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Belters and bohemians: Opera Locos @Sadlers_wells

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At the start of the Opera Locos performance, the announcement says that they really are singing. You could be forgiven for wondering that, given the amplification turns up the backing track and the voices so loud that you can't always tell what's real. But this is a mostly harmless and slightly eccentric blend of opera classics fused with the occasional pop classic. However, recognising the pop tunes would help if you were over a certain age. The most recent of them dates back twenty years. It's currently playing at the Peacock Theatre .  Five performers play out a variety of archetype opera characters. There's the worn-out tenor (Jesús Álvarez), the macho baritone (Enrique Sánchez-Ramos), the eccentric counter-tenor (Michaël Kone), the dreamy soprano (María Rey-Joly) and the wild mezzo-soprano (Mayca Teba). Since my singing days, I haven't recognised these types of performers. However, once, I recall a conductor saying he wanted no mezzo-sopranos singing with the s

Theatre: The Shallow End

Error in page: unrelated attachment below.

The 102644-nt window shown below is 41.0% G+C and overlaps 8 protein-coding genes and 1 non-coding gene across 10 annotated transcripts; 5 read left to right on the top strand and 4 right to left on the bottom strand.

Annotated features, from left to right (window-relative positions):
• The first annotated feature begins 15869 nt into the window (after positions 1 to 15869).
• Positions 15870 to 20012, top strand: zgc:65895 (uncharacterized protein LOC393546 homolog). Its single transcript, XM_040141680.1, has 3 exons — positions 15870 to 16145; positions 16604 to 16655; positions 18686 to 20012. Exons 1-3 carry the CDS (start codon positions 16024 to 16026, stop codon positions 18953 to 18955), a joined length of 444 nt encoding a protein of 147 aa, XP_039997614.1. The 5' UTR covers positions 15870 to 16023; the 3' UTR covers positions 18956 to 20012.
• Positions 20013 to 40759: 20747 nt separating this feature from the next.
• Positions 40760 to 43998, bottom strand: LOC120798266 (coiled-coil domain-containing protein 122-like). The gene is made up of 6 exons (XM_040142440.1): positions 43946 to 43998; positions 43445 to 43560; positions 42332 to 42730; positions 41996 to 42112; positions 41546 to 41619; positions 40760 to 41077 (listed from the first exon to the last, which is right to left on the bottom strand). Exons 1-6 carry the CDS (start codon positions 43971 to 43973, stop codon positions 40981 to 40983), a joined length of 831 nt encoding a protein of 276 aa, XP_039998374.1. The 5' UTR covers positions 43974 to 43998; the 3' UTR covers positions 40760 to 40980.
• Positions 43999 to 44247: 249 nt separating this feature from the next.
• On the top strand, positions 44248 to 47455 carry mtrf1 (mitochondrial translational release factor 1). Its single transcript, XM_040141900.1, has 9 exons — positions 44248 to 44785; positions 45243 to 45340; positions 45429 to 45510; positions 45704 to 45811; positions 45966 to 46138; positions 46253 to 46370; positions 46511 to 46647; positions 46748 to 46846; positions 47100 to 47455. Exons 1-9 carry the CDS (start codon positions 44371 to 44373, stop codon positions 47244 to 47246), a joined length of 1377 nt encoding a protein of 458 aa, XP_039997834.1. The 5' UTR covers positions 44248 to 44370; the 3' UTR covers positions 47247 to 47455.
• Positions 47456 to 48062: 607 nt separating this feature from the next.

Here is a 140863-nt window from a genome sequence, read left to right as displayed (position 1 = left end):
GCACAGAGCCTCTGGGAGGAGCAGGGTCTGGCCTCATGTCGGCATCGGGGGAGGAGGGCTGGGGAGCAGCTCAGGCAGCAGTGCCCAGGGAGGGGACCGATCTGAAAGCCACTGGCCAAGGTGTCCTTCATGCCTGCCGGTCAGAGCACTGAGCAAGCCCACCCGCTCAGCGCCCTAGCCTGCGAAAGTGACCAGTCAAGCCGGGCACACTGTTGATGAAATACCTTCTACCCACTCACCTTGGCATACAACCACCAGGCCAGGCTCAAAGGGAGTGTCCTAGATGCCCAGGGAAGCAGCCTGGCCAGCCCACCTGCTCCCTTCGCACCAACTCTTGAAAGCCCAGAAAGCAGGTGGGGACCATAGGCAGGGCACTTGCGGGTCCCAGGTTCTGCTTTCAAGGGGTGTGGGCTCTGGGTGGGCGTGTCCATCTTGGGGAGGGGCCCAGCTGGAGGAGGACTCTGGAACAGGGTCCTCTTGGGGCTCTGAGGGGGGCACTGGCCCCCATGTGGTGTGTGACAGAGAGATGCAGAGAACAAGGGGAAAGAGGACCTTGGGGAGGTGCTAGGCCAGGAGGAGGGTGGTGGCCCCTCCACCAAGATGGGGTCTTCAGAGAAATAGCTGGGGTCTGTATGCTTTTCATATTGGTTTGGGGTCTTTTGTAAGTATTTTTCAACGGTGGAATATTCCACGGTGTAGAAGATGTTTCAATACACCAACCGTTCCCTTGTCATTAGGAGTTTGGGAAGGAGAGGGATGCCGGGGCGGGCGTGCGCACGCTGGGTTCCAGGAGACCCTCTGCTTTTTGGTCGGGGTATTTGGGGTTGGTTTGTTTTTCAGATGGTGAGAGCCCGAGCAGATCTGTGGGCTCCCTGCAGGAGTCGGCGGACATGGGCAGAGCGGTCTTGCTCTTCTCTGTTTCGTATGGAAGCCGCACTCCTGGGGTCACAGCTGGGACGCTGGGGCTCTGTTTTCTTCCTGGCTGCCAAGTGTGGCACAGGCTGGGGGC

The Shallow End currently playing at the Southwark Playhouse is an opportunity to revisit this satire on British media with recent events of phone hacking, arrests, resignations and enquiries in mind.


The play is set at the wedding of a media mogul's daughter, who has just brought a broadsheet newspaper and it about to take it downmarket. During the celebrations the axe is about to be weilded on the old guard as debates about about the future of a newspaper in the digital age.

Playwright Doug Lucie notes in the promotion materials that the play was originally attacked when it premiered in 1997 as being hysterical and inaccurate. He notes today that the work probably doesn't go far enough with what is known now about the business. Drug use, sex and coarse language abound in this work. What is missing is the entrenched corruption and cosy relationships between the press, politicians and police. And the public's insatiable appetite for buying news of triviality, or selling stories about C-list celebs to the papers in the first place... Perhaps that is for another play...

Presented as a series of unrelated scenes, it does feel a little disjointed and overlong as a piece. And it would have been fun to have cast the characters to resemble the current crop of News International players. But it is quite fun to watch nevertheless and fascinating piece to revisit. It runs until 3 March.

Audioboo reaction with @Johnnyfoxlondon and Adrian from Melbourne Australia follows...

Shallow Boo: the Shallow end (mp3)

 

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